In a brilliant move made by the Rent The Runway, a site that rents designer dresses and accessories at about 10% of the retail price, now allows its users to upload photos of themselves wearing the clothing allowing visitors to search for women with similar body characteristics, including age, height, weight and even bust size, to get an idea of how a piece may look on them.
Smart move, right? So, why do some luxury brands have a problem with this?
In a New York Times covered story, the move of using real women was called the “latest example of a retailer rejecting the idea that women want fantasy when they shop” and I couldn’t agree more.
One of the biggest complaints I’ve heard from my clients when they shop, particularly online and in catalogs, is that they can’t really envision themselves in the clothing while staring at a 5’11 glamazon who doesn’t have a spot of cellulite, chunky arms or unruly breasts. With this new move by Rent The Runway, visitors of the site can not only view real women in the clothing, they can ask questions of the other wearers and search for photos of women who closely resemble their own body’s dimensions. Rent The Runway will not be pulling the model photos on the dresses, but they do plan on directing the visitors of their site towards the real body photos.
Marc Beckman, founder of Designers’ Management Agency (who officially wins my jerk of the day award) was quoted saying, “When you present a luxury brand, in my opinion it’s not about being accessible – it’s all about the dream, it’s all about the aspiration. It’s not about the girl around the corner that lives near you and has a Gucci jacket, a martini in her hand and is smoking a cigarette – it’s about the supermodel in Paris, shot by the best photographer.”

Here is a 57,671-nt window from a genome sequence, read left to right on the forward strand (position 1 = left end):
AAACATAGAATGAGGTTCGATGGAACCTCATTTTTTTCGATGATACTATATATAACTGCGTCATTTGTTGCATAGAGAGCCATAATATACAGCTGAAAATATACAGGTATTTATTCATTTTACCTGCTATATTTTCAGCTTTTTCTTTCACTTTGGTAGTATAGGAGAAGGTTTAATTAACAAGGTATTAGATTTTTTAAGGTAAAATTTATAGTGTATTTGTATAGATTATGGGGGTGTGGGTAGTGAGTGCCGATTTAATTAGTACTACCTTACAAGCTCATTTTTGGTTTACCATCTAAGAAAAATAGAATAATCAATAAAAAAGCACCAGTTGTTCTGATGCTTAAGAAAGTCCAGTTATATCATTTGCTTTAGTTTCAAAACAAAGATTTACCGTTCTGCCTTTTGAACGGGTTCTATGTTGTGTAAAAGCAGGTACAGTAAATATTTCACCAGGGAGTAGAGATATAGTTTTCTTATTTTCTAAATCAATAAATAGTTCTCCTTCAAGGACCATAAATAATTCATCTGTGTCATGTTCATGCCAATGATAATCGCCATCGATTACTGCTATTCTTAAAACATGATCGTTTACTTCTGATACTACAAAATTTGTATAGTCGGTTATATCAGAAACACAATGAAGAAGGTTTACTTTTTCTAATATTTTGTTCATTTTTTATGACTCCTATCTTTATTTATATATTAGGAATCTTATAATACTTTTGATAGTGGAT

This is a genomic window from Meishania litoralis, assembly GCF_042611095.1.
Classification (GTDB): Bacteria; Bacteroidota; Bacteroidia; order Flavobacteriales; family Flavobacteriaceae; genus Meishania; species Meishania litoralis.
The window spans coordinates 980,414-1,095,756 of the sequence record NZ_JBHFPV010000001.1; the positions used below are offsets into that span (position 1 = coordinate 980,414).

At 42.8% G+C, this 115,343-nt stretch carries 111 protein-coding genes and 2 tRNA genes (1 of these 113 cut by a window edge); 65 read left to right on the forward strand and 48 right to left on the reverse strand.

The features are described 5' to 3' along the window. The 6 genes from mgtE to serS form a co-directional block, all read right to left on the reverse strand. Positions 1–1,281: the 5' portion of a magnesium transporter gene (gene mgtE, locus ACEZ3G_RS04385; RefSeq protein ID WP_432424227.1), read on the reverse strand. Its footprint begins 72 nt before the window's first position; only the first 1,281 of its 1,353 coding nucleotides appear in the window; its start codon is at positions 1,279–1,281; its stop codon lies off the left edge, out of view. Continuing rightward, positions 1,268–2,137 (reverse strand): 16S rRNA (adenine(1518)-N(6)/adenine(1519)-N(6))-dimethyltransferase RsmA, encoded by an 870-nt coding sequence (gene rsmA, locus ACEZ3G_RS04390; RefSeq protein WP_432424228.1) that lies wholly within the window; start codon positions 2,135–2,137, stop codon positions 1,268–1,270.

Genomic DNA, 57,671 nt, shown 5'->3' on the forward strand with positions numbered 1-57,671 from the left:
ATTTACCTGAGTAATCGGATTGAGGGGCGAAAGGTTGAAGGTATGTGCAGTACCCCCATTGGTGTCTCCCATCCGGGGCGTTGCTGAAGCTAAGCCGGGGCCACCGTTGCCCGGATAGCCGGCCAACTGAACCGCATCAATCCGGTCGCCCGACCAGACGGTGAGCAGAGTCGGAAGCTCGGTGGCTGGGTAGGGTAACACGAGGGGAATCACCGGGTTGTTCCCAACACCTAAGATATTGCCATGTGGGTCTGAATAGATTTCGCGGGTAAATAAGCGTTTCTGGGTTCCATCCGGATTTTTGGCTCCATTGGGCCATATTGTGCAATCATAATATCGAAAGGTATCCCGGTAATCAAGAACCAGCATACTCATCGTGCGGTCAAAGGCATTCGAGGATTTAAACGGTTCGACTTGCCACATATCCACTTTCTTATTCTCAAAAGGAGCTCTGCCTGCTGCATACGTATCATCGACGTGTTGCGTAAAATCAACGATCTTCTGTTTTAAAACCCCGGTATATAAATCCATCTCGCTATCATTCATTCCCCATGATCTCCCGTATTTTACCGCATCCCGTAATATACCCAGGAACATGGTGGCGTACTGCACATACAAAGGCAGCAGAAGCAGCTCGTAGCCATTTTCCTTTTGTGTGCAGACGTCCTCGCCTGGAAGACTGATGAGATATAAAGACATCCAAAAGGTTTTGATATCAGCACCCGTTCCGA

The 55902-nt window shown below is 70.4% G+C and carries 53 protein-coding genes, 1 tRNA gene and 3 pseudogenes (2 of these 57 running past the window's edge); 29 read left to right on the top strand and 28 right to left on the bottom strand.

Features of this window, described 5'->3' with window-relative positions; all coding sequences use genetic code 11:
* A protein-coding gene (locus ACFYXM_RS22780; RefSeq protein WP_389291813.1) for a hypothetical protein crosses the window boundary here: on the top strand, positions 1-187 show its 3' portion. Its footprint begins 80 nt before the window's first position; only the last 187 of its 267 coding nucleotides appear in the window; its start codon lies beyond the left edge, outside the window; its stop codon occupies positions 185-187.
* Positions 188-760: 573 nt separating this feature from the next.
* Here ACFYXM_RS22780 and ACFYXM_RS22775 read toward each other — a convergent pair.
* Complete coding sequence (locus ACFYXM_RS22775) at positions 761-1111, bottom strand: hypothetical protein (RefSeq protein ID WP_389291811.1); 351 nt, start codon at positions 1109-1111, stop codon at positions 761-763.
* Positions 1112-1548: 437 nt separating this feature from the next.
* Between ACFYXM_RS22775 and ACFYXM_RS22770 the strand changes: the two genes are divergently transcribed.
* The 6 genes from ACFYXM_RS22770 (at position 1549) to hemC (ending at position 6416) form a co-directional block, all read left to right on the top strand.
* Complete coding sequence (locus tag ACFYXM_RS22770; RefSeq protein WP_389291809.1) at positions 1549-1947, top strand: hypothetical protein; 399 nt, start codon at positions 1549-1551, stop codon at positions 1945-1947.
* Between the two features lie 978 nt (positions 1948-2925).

Is this guy for real?
Rent The Runway countered and said, “Real women are aspirational, when they’re confident and having fun. We believe the industry has gotten it wrong when they think of what’s aspirational.”
And, I agree.
While it should be noted that some designers are becoming more inclusive by doing things like using plus-size models in their campaigns, plus-size clothing lines and the use of “real people”, Rent The Runway’s response to that was smart, and reminded us all that these true-to-life looking folks aren’t all that real, citing editing, airbrushing and retouching, which essentially removes the realness.
To me, while I’m sure jerky Marc Beckham’s opinion on the using photos of real women in designer dresses doesn’t represent the whole of luxury brands, I believe that what he said confirms what a lot of real women have suspected for a long time, but never had any proof of– that luxury brands care more about the image portrayed than the customer who buys it. While it’s mildly (well very) insulting, there is something liberating about finally knowing that the collective noses of luxury market really are turning up at those who aren’t perfect. Yes, we still may choose to wear their clothing (even though the luxury market thinks we shouldn’t be…or at least shouldn’t be doing it proudly), I would imagine a sweet satisfaction has to happen when a real woman with confidence uploads a photo of herself in a designer dress to Rent The Runway and thinks to herself, “See you snooty designer brands, you may not want me, but I still look damn hot in your dress.”
What a stupid missed opportunity for these luxury brands to embrace the majority of women out there who love beautiful clothes but often feel shunned because, up until now, they haven’t felt perfect enough to wear them. Thankfully, Rent The Runway is changing that.